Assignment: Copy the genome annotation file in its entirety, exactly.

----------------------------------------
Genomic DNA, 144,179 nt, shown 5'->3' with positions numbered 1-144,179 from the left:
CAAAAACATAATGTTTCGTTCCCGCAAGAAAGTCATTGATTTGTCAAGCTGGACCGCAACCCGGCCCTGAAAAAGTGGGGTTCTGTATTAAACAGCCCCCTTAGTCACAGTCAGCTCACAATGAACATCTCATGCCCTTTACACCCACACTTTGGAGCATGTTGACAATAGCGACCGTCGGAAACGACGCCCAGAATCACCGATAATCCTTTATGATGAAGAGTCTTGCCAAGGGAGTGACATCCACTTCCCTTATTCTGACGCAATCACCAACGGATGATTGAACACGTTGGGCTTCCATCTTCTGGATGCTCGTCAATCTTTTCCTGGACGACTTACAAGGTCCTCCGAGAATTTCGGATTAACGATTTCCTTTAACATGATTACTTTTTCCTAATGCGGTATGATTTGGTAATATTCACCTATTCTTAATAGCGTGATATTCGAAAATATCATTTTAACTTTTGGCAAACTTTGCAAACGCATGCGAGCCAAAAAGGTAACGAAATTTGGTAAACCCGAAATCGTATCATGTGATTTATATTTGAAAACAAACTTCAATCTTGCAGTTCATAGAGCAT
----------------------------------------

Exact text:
Genomic DNA, 144,179 nt, shown 5'->3' with positions numbered 1-144,179 from the left:
CAAAAACATAATGTTTCGTTCCCGCAAGAAAGTCATTGATTTGTCAAGCTGGACCGCAACCCGGCCCTGAAAAAGTGGGGTTCTGTATTAAACAGCCCCCTTAGTCACAGTCAGCTCACAATGAACATCTCATGCCCTTTACACCCACACTTTGGAGCATGTTGACAATAGCGACCGTCGGAAACGACGCCCAGAATCACCGATAATCCTTTATGATGAAGAGTCTTGCCAAGGGAGTGACATCCACTTCCCTTATTCTGACGCAATCACCAACGGATGATTGAACACGTTGGGCTTCCATCTTCTGGATGCTCGTCAATCTTTTCCTGGACGACTTACAAGGTCCTCCGAGAATTTCGGATTAACGATTTCCTTTAACATGATTACTTTTTCCTAATGCGGTATGATTTGGTAATATTCACCTATTCTTAATAGCGTGATATTCGAAAATATCATTTTAACTTTTGGCAAACTTTGCAAACGCATGCGAGCCAAAAAGGTAACGAAATTTGGTAAACCCGAAATCGTATCATGTGATTTATATTTGAAAACAAACTTCAATCTTGCAGTTCATAGAGCAT